A little reflection on the concept of naturalness. Many people assert that "humans are not natural". Other people take it to be obvious that humans are completely natural and ridicule those who assert that humans are not natural. Can we make any progress concerning this disagreement?
I believe that it is blatantly obvious that everything is natural; however, I think we should be forgiving of those who prefer to use the concept of 'naturalness' differently. This is because it is also blatantly obvious that there is a great chasm between humans and the rest of the lifeforms of the Earth.
One aspect of what creates the chasm between the human species and the rest of the lifeforms of the Earth, is the concept of naturalness itself. The human species is that part of the Solar System which has created the concept of 'naturalness'. The human species is that part of the Solar System which has become so separated from its surroundings that it can entertain the possibility that its surroundings are 'natural' and that it is something very different, something 'non-natural'. This fact itself is of interest, and it creates a chasm between the human and the non-human. Another related aspect of this chasm between the human and the non-human is that the human species is the technological animal; technology being the factor that stimulates the creation of the concept of 'naturalness'.
So, whilst everything is natural, there is a fundamental chasm between the human and the non-human, and in many cases we can simply think to ourselves that this chasm is what people are referring to when they utter phrases such as "humans are not natural". We need not think to ourselves that these people are stupid or have preposterous views.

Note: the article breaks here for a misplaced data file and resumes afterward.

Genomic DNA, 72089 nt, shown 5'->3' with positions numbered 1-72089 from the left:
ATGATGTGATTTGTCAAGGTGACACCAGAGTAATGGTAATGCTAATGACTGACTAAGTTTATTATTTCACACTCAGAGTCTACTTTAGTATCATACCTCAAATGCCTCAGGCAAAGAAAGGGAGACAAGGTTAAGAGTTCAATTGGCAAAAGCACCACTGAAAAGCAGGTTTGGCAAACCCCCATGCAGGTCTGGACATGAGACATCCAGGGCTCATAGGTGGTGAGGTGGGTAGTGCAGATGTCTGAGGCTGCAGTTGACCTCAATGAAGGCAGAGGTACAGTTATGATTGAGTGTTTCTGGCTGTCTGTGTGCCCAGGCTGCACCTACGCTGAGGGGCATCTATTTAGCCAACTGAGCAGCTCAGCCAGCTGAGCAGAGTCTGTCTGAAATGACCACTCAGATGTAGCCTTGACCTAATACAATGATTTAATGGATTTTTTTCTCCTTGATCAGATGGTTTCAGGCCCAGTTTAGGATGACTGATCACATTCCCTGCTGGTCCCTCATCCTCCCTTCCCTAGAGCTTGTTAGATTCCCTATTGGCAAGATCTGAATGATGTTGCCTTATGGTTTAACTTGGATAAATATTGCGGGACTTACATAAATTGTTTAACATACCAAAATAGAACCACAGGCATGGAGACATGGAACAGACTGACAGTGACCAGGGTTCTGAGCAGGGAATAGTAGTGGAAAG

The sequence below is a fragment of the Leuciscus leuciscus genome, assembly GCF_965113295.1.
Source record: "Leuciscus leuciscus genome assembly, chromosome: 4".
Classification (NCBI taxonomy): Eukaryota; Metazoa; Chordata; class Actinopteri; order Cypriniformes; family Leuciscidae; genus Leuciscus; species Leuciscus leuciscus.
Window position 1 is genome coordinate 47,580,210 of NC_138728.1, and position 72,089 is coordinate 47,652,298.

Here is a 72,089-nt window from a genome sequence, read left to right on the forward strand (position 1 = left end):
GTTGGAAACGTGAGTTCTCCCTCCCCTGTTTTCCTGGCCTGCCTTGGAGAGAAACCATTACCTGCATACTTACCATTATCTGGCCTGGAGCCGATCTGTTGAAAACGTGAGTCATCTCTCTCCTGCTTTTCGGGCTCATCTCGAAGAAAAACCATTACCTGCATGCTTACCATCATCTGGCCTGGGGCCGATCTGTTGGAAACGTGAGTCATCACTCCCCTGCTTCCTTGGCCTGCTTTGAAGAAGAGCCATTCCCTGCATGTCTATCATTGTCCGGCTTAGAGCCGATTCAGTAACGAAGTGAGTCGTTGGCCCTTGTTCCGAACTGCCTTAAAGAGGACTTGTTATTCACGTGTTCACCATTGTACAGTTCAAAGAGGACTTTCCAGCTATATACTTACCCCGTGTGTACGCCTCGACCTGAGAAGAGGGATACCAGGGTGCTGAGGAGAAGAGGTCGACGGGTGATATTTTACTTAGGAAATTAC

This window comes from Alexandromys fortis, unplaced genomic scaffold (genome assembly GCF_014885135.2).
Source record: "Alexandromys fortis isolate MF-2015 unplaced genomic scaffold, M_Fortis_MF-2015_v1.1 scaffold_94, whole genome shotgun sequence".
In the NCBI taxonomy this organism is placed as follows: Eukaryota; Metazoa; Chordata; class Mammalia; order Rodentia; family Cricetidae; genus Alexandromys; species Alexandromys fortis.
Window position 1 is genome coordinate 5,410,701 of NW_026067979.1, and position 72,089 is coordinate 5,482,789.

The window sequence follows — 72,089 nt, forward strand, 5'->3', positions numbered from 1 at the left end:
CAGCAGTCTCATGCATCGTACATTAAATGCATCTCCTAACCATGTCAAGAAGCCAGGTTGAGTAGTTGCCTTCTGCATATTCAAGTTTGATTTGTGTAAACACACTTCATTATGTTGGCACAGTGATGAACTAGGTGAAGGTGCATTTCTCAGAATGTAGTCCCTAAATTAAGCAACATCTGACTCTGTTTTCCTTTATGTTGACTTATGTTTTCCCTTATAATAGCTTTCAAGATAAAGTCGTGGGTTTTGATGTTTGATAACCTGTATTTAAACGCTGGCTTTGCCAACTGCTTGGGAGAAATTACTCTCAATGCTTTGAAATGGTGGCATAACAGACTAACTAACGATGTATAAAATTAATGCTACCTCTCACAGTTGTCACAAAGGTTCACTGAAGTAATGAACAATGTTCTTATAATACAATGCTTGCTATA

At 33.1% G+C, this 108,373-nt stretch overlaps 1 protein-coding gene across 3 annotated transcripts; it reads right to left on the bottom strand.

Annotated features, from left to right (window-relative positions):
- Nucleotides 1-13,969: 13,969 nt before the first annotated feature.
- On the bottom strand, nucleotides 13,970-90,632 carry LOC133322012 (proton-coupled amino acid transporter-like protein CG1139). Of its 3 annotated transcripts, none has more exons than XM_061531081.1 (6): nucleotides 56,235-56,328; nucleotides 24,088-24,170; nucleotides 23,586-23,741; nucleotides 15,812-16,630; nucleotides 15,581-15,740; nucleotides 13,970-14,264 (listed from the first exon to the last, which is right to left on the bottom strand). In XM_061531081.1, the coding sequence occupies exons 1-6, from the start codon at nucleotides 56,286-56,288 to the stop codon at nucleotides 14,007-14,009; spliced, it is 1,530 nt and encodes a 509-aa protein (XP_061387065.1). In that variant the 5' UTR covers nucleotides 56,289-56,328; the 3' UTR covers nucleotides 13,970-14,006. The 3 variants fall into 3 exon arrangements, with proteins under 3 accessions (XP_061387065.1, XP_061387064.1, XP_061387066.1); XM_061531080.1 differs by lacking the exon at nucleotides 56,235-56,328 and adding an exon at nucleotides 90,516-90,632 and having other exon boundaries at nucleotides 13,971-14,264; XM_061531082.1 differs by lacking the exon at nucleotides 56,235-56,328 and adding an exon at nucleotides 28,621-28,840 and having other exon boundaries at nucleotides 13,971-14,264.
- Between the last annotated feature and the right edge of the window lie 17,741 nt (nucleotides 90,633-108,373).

It is also common to believe that "not every configuration of nature is good". However, this is actually a pretty empty statement. There is nothing obvious about whether a particular arrangement of nature is good or bad. In order to start making some progress on this question one first needs to ask the question: Good for what or for whom? Then, one needs to make progress on the question: What does good mean?
In my writings over the past decade I have made the case that the present configuration of nature (human domination of the planet, human release of fossil fuels from underground storage, etc.) is exceptionally good for life and exceptionally good for the Solar System. It is good because it is a sign that life is thriving and will thrive into the distant future. It is not so good for the human species because being the technological animal entails being a species that itself suffers terribly. However, in the bigger picture it is good for the human species, because it is good for life, and the human species is part of life. I have outlined all of this in great detail in my books 'The Philosophy of Global Warming' (2014) and 'Is the Human Species Special: Why human-induced global warming could be in the interests of life' (2010), and 'An Evolutionary Perspective on the Relationship between Humans and their Surroundings: Geoengineering, the Purpose of Life and the Nature of the Universe' (2012).